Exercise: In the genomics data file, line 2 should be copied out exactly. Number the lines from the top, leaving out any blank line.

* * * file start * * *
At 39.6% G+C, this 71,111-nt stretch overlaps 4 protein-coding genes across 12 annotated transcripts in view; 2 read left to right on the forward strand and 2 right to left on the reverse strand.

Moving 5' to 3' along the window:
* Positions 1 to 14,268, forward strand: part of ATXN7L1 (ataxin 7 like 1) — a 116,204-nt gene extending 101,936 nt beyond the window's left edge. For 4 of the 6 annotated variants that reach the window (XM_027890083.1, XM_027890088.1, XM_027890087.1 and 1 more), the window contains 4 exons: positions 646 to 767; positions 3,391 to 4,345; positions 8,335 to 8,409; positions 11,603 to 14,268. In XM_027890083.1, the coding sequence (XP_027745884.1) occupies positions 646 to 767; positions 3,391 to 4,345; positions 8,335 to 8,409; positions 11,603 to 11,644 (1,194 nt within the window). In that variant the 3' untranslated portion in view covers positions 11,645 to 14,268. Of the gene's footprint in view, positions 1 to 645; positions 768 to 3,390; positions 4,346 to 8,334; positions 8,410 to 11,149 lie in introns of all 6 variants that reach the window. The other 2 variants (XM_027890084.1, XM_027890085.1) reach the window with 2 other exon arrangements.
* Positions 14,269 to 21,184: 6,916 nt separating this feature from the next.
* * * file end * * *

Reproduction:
Moving 5' to 3' along the window: